I stared at the ceiling, lying awake in my flimsy Ikea bed in an achromatic Danish dorm room. It was 2010. I was an exchange student, finishing my last semester of law school abroad. But I didn’t want to be a lawyer.
This was the first time I admitted to myself that I was different, and that that was okay. I didn’t have “one true calling,” and I was done trying to force myself into a box–done feeling bad about having many interests. From here on out, I was going to embrace my whole self and find a way to explore multiple subjects in and beyond my work.
I didn’t realize it at the time, but this buildup of anxiety and distress, and the calm feeling that came after naming the truth was somewhat familiar. I’d had similar sleepless and revelatory nights a few years earlier, when I was coming around to the idea that I was queer.
I’ve been thinking about this a lot lately: the similarities between the terms “multipotentialite” and “queer.” They are words I hold dear–two of the few labels I actually like and use to describe myself. Interestingly, they have a lot in common.
Many of us multipods go through youth and early adulthood feeling like there’s something wrong with us. We might worry that we don’t have a purpose and feel different in some fundamental way. The parallels to growing up queer are obvious. In both cases, we might feel a sense of shame or confusion, or feel like we don’t “fit,” but not understand why. Most of us, both queer folks and multipotentialites, worry at some point that we will never be happy living the life that’s expected of us.
And I think, to me, the processes of coming out as queer in my mid-twenties and then as a multipotentialite a few years later were both about reframing something that society traditionally looked down on. It was about seeing my as-yet hidden strengths, and naming them. In both contexts, I had reached a point where I was fed up of disliking myself and trying to fit myself into moulds that just weren’t right for me.
The story of the word queer, itself, is one of reclamation. Over the century, it’s transformed from a regular word, to a sometimes-slur, to a rallying cry. (The history of that evolution is complex and really fascinating. You can read more about it here.) For me, queer is a badge of….well…pride. When I hear it, I instantly feel fondness and affinity. I know this instinctive reaction signals that I am lucky. It means I live in an open, accepting culture. But my brain’s first reaction to the word queer in almost any context is: whatever we’re talking about is going to be awesome. And that’s pretty neat.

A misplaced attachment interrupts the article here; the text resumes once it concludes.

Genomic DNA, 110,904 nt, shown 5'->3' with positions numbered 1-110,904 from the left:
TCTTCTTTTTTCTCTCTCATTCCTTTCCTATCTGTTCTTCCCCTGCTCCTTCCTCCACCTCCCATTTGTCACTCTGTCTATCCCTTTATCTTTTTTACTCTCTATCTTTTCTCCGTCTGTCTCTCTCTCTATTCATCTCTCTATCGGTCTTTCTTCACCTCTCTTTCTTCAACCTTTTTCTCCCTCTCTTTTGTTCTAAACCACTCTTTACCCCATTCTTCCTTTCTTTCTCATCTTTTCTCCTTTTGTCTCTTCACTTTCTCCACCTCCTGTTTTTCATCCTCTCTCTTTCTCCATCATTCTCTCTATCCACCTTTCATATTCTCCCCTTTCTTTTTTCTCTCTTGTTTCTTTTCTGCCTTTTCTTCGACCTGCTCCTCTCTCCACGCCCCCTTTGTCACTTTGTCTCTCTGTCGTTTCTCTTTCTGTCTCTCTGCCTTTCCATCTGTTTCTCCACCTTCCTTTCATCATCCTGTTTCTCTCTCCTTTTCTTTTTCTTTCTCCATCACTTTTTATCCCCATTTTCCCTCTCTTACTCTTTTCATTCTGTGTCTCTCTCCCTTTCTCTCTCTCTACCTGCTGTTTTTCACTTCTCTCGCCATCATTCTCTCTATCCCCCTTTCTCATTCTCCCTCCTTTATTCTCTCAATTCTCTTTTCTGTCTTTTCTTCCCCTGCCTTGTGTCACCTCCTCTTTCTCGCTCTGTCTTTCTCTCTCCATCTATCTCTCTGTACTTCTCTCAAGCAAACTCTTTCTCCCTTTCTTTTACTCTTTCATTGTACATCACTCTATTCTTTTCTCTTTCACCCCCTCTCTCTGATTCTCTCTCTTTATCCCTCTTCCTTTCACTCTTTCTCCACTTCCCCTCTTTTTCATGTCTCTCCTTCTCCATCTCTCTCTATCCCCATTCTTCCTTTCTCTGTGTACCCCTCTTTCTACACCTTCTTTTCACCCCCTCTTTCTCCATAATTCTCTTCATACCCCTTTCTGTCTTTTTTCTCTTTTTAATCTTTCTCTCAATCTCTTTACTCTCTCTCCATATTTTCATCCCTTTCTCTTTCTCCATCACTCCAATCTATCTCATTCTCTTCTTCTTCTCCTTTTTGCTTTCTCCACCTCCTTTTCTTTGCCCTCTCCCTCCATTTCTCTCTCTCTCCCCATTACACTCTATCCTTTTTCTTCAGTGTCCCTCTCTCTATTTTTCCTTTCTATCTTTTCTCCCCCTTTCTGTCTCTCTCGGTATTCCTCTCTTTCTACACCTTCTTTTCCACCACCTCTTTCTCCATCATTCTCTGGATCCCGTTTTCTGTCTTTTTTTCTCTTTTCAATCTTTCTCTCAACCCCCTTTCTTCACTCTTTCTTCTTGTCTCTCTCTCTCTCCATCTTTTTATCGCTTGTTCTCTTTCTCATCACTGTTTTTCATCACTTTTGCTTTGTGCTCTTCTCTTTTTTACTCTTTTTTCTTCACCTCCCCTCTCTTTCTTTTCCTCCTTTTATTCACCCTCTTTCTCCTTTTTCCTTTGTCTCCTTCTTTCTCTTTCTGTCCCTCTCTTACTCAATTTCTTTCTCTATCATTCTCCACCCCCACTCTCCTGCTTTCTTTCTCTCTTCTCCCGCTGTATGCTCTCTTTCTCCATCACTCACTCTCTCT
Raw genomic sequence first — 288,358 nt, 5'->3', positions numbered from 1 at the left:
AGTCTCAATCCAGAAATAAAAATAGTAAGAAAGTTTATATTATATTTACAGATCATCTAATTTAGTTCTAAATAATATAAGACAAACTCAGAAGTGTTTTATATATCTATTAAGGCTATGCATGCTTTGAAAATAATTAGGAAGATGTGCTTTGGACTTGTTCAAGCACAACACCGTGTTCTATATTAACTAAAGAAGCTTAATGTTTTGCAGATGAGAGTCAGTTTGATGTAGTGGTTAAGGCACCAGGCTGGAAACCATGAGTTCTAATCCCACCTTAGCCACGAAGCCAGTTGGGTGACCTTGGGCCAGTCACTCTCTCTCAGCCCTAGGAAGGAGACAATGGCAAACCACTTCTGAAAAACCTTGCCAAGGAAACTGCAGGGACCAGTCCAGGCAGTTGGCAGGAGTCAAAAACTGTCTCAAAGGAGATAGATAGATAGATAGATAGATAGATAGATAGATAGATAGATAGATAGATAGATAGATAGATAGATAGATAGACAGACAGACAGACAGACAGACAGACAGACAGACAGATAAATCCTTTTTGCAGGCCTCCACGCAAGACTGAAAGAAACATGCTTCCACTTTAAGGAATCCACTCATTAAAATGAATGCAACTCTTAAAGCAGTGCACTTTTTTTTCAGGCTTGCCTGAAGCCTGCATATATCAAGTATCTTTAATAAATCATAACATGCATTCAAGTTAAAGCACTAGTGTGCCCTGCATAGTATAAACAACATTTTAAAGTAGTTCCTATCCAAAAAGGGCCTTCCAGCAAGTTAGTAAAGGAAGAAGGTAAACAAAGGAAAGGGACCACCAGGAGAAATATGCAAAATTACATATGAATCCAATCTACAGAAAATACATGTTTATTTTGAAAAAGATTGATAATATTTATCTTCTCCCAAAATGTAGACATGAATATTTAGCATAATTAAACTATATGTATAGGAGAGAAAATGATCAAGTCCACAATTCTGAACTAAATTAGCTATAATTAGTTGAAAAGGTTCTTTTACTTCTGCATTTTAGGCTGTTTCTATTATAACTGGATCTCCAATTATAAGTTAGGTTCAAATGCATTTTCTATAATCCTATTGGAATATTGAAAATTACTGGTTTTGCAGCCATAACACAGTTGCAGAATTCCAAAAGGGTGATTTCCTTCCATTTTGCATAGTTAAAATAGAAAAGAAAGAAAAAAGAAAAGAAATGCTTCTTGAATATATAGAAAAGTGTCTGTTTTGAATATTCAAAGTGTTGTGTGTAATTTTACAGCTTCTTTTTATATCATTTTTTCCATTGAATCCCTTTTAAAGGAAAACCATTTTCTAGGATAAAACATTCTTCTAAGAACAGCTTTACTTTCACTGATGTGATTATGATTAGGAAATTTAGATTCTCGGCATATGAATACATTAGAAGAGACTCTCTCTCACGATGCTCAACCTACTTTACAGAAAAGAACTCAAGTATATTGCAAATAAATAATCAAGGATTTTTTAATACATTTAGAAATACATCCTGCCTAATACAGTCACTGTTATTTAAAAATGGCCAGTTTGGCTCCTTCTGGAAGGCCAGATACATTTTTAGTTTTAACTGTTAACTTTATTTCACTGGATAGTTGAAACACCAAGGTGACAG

There’s another reason I love the word queer. Queer is similar to multipotentialite in that it’s a non-specific term that only tells you what I am not.
Queer doesn’t tell you who I’m attracted to, and it doesn’t describe my gender identity. It describes what I am not: a straight, cis person. It says: what I am is really my business, and also don’t try to box me in (but maybe I’ll share more info with you during a conversation, if I want to.)
Multipotentialite, similarly, only tells you that I’m not a person with a single focus in life. It doesn’t tell you what I do or what I’m passionate about. That’s for me to share, if I wish. And if the person I’m talking to knows anything about multipotentialites, they’ll hopefully understand that whatever I choose to share isn’t the totality of who I am.
(This is one of the reasons folks feel so free to talk about a particular project or career in our community forums and events. They know they’re talking to a bunch of other multipods who will naturally assume they have other interests, too. They know they won’t be pigeonholed.)
Both queer and multipotentialite identities leave room to flex and explore. They leave it up to you to be more specific, if you like, and to elaborate in a way that feels good, depending on the context.
What’s even cooler is that these identities can withstand the shifts that happen over the course of a life. Assuming they’re still how you want to identify, no new job or new romantic partner is going to take away who you are. These are spacious words, which is great because we all know how limiting labels can be.
These two identities are the ones I most closely adore and associate with. They both tell you what I am not, they don’t tell you much more, and I really, really like that. They say give me enough room, and see what I can do.
For many of us, life has felt pretty small this year, but this week I’m wishing you all the space you need to grow, explore, and name what you are for yourself.
What labels do you like and use? Do you have any identities that are spacious and feel freeing? Let’s get a discussion going in the comments below!
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